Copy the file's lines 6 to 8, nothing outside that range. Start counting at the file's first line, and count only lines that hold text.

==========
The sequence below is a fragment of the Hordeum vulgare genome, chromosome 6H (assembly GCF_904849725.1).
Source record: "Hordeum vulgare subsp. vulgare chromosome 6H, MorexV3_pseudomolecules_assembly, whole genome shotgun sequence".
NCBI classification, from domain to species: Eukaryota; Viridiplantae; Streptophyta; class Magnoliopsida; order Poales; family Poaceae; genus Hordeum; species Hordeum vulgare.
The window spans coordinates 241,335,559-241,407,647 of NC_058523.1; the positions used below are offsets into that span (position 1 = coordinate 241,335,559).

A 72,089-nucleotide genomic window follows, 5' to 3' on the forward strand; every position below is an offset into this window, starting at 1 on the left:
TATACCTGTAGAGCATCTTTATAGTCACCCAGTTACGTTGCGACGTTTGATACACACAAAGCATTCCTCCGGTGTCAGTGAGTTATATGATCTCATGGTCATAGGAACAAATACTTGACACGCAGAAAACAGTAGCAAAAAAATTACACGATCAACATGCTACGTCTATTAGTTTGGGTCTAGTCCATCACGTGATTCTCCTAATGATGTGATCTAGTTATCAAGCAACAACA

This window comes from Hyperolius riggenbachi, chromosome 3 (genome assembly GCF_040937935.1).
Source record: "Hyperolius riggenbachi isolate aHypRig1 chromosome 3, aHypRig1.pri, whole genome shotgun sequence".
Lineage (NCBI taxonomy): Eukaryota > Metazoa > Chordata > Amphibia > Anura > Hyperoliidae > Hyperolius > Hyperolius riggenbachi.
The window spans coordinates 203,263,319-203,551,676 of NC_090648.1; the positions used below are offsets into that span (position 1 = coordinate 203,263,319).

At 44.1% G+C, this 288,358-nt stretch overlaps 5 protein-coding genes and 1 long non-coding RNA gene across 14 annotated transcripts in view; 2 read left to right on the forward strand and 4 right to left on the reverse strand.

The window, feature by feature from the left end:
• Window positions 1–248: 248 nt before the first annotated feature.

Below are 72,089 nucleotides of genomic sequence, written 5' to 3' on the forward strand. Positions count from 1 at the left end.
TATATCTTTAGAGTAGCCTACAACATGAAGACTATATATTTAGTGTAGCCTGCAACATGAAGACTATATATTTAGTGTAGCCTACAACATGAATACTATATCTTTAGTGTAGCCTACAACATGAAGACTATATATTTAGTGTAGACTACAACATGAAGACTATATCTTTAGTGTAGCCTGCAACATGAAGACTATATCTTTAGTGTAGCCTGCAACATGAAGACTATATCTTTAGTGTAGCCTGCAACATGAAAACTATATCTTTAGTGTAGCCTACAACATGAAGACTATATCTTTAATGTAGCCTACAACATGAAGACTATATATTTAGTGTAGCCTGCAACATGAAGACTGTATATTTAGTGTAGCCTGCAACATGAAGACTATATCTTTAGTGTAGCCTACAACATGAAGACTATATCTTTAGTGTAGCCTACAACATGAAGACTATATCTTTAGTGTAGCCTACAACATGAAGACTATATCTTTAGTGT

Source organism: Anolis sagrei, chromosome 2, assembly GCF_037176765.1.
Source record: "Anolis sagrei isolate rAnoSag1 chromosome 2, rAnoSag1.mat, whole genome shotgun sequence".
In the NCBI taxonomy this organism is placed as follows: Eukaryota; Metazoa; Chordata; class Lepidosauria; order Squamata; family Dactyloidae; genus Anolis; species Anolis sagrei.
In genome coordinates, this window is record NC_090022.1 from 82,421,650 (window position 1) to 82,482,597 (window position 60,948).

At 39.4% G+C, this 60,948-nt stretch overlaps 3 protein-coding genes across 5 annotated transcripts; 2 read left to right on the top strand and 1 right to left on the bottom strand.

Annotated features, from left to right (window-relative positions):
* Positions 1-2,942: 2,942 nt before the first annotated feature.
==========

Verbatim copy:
TATACCTGTAGAGCATCTTTATAGTCACCCAGTTACGTTGCGACGTTTGATACACACAAAGCATTCCTCCGGTGTCAGTGAGTTATATGATCTCATGGTCATAGGAACAAATACTTGACACGCAGAAAACAGTAGCAAAAAAATTACACGATCAACATGCTACGTCTATTAGTTTGGGTCTAGTCCATCACGTGATTCTCCTAATGATGTGATCTAGTTATCAAGCAACAACA

This window comes from Hyperolius riggenbachi, chromosome 3 (genome assembly GCF_040937935.1).
Source record: "Hyperolius riggenbachi isolate aHypRig1 chromosome 3, aHypRig1.pri, whole genome shotgun sequence".